Is self-control the answer?
But if a person advocates self-regulation or mindfulness—as Jill Suttie did “Better Eating Through Mindfulness,”—is that person necessarily placing the entire onus of weight regulation on the individual? Taubes actually lumps psychologists along with all the other bad guys who profit from making fatness a moral issue—an issue of stoic self-control. He claims that controlling insulin spikes is all that’s needed, since satiety will be achieved.
I’d like to argue, though, that there is still room for self-control—many people still need to learn to forego many of the comfort snacks and foods that trigger this insulin response in the first place. Self-regulation doesn’t need to be seen as zero-sum battle between internal willpower and external cues.
To understand this argument, it is helpful to look for a moment at some classic experiments on the delay of gratification task, more popularly known as “the marshmallow test.” This test was popularized by Daniel Goleman in his book, Emotional Intelligence—and hilariously picked up by Stephen Colbert:
|The Colbert Report||Mon - Thurs 11:30pm / 10:30c|
The marshmallow test is simple: A child is given a choice between having one marshmallow now or two marshmallows later. Most kids choose to have two marshmallows later, at which point they are left alone somewhere between 15 and 25 minutes (depending on age) with the tempting snack in front of them. Part of the power of this marshmallow test lies in the fact that the number of seconds that the child is able to wait at age five is predictive of a host of important life outcomes in adulthood, including SAT scores, lower body mass index, and higher coping ability.
Now, although seconds of delay in early age are highly predictive of adjustment in adulthood, this doesn’t mean that context doesn’t matter. In a 1970 study, for example, Walter Mischel and Ebbe Ebbesen had some kids wait for the preferred reward (the two marshmallows) with the marshmallows in full view, while other kids waited with the treats out of sight. With the rewards out of sight, the children were able to wait 11 minutes—but with the rewards exposed, they couldn’t get past one minute.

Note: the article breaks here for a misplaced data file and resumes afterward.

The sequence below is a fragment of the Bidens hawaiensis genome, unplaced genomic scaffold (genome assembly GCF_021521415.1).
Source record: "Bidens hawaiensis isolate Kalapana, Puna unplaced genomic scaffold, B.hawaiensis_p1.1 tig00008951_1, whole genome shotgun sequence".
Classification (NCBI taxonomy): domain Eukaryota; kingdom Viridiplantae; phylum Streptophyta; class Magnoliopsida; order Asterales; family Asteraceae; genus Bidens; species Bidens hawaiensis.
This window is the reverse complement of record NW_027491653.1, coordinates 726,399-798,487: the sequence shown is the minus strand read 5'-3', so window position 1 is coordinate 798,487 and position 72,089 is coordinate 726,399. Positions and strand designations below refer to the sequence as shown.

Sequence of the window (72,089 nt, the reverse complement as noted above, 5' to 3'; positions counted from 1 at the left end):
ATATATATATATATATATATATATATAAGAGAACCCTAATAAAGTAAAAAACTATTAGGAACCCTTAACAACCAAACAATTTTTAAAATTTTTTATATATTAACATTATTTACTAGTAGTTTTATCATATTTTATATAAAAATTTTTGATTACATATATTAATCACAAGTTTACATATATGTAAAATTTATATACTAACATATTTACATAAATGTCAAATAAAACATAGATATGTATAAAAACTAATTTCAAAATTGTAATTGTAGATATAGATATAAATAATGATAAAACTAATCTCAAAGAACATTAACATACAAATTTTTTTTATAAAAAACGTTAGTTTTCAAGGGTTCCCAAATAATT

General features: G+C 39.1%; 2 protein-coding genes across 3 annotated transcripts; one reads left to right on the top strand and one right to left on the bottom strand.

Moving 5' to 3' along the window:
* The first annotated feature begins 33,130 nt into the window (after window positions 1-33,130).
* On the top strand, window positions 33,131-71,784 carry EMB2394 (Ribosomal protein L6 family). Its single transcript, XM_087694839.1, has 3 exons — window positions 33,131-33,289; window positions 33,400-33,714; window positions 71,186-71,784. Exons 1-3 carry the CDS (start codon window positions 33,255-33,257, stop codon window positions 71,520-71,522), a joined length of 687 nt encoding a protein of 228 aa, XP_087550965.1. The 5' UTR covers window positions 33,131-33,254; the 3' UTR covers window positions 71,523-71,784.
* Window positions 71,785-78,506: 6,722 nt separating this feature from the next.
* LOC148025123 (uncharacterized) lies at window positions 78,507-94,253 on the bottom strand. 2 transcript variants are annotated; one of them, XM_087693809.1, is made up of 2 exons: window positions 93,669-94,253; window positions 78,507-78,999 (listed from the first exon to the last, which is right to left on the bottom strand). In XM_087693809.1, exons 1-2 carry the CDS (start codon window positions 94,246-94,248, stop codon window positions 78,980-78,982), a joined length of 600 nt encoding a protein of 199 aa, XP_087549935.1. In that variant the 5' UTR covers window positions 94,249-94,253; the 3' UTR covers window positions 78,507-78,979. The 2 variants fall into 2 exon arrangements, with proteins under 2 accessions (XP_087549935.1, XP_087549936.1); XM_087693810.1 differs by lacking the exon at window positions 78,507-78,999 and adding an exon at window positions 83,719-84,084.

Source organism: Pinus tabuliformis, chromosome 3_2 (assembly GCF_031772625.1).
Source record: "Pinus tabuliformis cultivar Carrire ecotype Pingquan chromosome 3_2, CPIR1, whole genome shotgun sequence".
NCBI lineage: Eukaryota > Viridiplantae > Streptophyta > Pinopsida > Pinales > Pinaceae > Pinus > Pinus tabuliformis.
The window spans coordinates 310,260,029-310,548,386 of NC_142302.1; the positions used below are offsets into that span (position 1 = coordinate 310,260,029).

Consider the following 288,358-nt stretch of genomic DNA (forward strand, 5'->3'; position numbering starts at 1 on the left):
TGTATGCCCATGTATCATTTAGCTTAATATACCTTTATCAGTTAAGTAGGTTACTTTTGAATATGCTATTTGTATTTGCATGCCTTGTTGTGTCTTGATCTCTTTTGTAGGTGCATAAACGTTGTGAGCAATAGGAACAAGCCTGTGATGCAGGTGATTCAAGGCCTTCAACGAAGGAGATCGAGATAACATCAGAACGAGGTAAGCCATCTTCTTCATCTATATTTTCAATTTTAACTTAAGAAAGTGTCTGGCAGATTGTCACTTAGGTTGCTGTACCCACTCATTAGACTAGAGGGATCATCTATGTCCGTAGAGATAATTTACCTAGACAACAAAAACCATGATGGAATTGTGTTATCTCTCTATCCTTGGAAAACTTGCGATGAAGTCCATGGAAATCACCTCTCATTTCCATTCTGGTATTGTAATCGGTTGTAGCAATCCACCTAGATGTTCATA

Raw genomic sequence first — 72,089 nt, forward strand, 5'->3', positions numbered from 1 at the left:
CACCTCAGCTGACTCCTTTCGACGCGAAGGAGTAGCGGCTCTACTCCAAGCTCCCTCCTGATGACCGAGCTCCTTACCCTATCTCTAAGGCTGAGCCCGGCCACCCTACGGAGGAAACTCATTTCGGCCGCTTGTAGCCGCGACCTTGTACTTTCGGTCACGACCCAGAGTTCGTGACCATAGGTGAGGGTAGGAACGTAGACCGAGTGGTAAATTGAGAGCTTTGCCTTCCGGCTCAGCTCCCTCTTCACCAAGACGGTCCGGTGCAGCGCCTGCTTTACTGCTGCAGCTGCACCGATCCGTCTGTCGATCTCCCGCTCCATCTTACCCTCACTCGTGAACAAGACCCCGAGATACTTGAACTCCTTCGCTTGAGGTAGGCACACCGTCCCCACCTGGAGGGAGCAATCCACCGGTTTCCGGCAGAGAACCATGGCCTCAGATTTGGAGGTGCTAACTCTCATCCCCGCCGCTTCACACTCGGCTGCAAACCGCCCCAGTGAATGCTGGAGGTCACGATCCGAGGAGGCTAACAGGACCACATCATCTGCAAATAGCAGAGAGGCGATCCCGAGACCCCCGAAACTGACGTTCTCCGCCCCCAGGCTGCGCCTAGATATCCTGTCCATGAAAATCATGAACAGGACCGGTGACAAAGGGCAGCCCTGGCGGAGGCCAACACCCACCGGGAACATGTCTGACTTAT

In another 1975 study, Walter Mischel and Nancy Baker showed that simply telling the children to mentally reframe the reward had significant effects. Some children, for example, would be told to think of how yummy and chewy the marshmallows were, while others would be told to think of the marshmallows as puffy clouds. When the children were refocused to think about the rewards in “cool” terms, as puffy clouds, rather than their “hot, consummatory” qualities, like yummy and chewy, the children were able to increase their waiting time almost threefold (from 5.6 to 13.1 minutes).
So is this self-control by the chlldren? Of course it is—but these experiments provided the children with the appropriate physical and mental strategies to maximize self-regulation. Far from being an exercise in stoic control, these strategies allowed the kids to delay gratification by changing the mental representation of the rewards. You can see children spontaneously engaging in these strategies in this video, which is almost as funny as the Colbert clip:
As David Kessler argues in his book The End of Overeating, for many people who suffer from being fat, the world of food is like being in the experimental conditions where the yummy rewards are constantly exposed, and the yummy, crunchy, salty, sweet sensations are emphasized as we walk down supermarket aisles. The food industry has become quite skilled at knowing what triggers our hot, consummatory responses.
The point that Gary Taubes makes in Why We Get Fat is that many of the food items, particularly processed foods, available to us in the supermarket induce an insulin response that not only makes us fat, but keeps us starved for energy—and it is all the more difficult to exercise willpower when one is starved.
Greater Good wants to know:
Do you think this article will influence your opinions or behavior?
About The Author
Rodolfo Mendoza-Denton is an associate professor of psychology at the University of California, Berkeley, and the co-editor of the Greater Good book, Are We Born Racist?: New Insights from Neuroscience and Positive Psychology. He is a former director of the Greater Good Science Center.